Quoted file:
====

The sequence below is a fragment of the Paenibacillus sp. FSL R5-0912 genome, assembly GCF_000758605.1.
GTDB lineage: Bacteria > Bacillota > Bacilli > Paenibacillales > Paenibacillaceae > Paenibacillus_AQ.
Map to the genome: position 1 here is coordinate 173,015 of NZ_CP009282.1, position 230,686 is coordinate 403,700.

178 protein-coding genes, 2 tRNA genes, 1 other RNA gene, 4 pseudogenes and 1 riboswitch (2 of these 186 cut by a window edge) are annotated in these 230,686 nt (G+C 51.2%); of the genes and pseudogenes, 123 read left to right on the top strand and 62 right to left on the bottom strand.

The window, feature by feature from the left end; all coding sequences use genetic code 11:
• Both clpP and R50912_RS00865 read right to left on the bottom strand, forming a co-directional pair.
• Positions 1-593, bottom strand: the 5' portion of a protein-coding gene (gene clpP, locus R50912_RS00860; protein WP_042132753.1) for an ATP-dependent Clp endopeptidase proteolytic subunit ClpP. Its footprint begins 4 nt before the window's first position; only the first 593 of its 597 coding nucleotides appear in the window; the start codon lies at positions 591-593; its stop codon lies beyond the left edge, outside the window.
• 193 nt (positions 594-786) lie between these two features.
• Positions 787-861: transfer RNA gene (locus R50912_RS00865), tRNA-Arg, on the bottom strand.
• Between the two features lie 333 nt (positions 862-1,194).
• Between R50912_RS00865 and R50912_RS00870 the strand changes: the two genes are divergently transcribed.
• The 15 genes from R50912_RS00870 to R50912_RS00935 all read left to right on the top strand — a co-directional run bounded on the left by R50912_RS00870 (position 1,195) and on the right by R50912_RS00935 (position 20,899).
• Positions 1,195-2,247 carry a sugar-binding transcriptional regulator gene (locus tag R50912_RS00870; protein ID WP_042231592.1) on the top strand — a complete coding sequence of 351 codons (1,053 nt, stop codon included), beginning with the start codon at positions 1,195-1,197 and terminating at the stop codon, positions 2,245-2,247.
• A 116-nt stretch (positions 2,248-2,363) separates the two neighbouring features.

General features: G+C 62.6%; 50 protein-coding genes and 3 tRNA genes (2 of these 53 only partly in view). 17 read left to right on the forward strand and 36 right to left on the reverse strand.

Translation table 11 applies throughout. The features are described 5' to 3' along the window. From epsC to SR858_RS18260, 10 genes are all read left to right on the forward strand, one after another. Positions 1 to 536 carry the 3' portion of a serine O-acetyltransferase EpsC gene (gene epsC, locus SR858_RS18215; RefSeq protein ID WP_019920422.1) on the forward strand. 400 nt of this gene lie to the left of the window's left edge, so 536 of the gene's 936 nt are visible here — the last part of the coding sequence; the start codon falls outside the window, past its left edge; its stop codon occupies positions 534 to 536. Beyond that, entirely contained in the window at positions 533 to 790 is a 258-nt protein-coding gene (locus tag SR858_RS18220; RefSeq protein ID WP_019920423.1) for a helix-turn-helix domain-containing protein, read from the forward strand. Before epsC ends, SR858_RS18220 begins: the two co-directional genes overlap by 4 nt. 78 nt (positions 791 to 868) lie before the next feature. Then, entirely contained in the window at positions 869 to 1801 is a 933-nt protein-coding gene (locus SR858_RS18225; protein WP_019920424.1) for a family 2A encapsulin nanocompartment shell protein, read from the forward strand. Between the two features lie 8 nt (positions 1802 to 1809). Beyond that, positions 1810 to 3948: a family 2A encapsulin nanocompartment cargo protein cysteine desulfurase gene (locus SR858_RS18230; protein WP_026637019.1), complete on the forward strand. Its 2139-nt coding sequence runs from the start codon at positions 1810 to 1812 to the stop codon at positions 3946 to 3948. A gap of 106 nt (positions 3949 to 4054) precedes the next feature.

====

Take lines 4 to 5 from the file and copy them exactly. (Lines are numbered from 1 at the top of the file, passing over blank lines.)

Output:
178 protein-coding genes, 2 tRNA genes, 1 other RNA gene, 4 pseudogenes and 1 riboswitch (2 of these 186 cut by a window edge) are annotated in these 230,686 nt (G+C 51.2%); of the genes and pseudogenes, 123 read left to right on the top strand and 62 right to left on the bottom strand.

The window, feature by feature from the left end; all coding sequences use genetic code 11: